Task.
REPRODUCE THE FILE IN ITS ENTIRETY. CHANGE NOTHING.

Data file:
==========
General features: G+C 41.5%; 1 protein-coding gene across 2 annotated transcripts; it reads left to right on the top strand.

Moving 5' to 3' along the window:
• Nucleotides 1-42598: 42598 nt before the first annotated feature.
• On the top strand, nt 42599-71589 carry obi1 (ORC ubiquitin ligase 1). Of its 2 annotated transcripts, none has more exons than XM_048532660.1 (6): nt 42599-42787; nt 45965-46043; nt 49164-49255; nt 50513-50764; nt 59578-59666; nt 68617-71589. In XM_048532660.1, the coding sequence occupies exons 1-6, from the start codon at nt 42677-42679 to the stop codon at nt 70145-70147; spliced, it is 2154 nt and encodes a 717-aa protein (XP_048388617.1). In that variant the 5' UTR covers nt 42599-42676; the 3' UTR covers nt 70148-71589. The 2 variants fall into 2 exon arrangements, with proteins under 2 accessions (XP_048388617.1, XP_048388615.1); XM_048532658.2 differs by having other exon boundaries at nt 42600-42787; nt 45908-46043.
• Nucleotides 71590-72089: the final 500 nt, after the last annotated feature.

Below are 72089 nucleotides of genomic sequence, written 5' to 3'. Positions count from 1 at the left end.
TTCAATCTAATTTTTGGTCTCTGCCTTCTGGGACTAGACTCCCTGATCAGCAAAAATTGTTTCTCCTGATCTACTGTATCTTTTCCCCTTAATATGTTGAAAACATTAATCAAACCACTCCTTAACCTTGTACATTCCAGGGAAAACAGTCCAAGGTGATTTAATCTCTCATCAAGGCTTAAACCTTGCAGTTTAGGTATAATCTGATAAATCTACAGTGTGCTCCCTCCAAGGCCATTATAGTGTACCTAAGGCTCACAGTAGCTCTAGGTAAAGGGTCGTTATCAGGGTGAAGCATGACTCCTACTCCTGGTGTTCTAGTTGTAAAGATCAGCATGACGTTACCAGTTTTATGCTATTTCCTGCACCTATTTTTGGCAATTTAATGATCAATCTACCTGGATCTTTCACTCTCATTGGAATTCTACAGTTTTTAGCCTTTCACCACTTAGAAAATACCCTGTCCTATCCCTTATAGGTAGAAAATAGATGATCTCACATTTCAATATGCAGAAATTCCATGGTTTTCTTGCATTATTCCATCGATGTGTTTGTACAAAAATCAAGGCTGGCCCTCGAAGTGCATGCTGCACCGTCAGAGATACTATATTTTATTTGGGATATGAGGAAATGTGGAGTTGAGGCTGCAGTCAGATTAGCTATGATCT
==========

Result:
General features: G+C 41.5%; 1 protein-coding gene across 2 annotated transcripts; it reads left to right on the top strand.

Moving 5' to 3' along the window:
• Nucleotides 1-42598: 42598 nt before the first annotated feature.
• On the top strand, nt 42599-71589 carry obi1 (ORC ubiquitin ligase 1). Of its 2 annotated transcripts, none has more exons than XM_048532660.1 (6): nt 42599-42787; nt 45965-46043; nt 49164-49255; nt 50513-50764; nt 59578-59666; nt 68617-71589. In XM_048532660.1, the coding sequence occupies exons 1-6, from the start codon at nt 42677-42679 to the stop codon at nt 70145-70147; spliced, it is 2154 nt and encodes a 717-aa protein (XP_048388617.1). In that variant the 5' UTR covers nt 42599-42676; the 3' UTR covers nt 70148-71589. The 2 variants fall into 2 exon arrangements, with proteins under 2 accessions (XP_048388617.1, XP_048388615.1); XM_048532658.2 differs by having other exon boundaries at nt 42600-42787; nt 45908-46043.
• Nucleotides 71590-72089: the final 500 nt, after the last annotated feature.

Below are 72089 nucleotides of genomic sequence, written 5' to 3'. Positions count from 1 at the left end.
TTCAATCTAATTTTTGGTCTCTGCCTTCTGGGACTAGACTCCCTGATCAGCAAAAATTGTTTCTCCTGATCTACTGTATCTTTTCCCCTTAATATGTTGAAAACATTAATCAAACCACTCCTTAACCTTGTACATTCCAGGGAAAACAGTCCAAGGTGATTTAATCTCTCATCAAGGCTTAAACCTTGCAGTTTAGGTATAATCTGATAAATCTACAGTGTGCTCCCTCCAAGGCCATTATAGTGTACCTAAGGCTCACAGTAGCTCTAGGTAAAGGGTCGTTATCAGGGTGAAGCATGACTCCTACTCCTGGTGTTCTAGTTGTAAAGATCAGCATGACGTTACCAGTTTTATGCTATTTCCTGCACCTATTTTTGGCAATTTAATGATCAATCTACCTGGATCTTTCACTCTCATTGGAATTCTACAGTTTTTAGCCTTTCACCACTTAGAAAATACCCTGTCCTATCCCTTATAGGTAGAAAATAGATGATCTCACATTTCAATATGCAGAAATTCCATGGTTTTCTTGCATTATTCCATCGATGTGTTTGTACAAAAATCAAGGCTGGCCCTCGAAGTGCATGCTGCACCGTCAGAGATACTATATTTTATTTGGGATATGAGGAAATGTGGAGTTGAGGCTGCAGTCAGATTAGCTATGATCT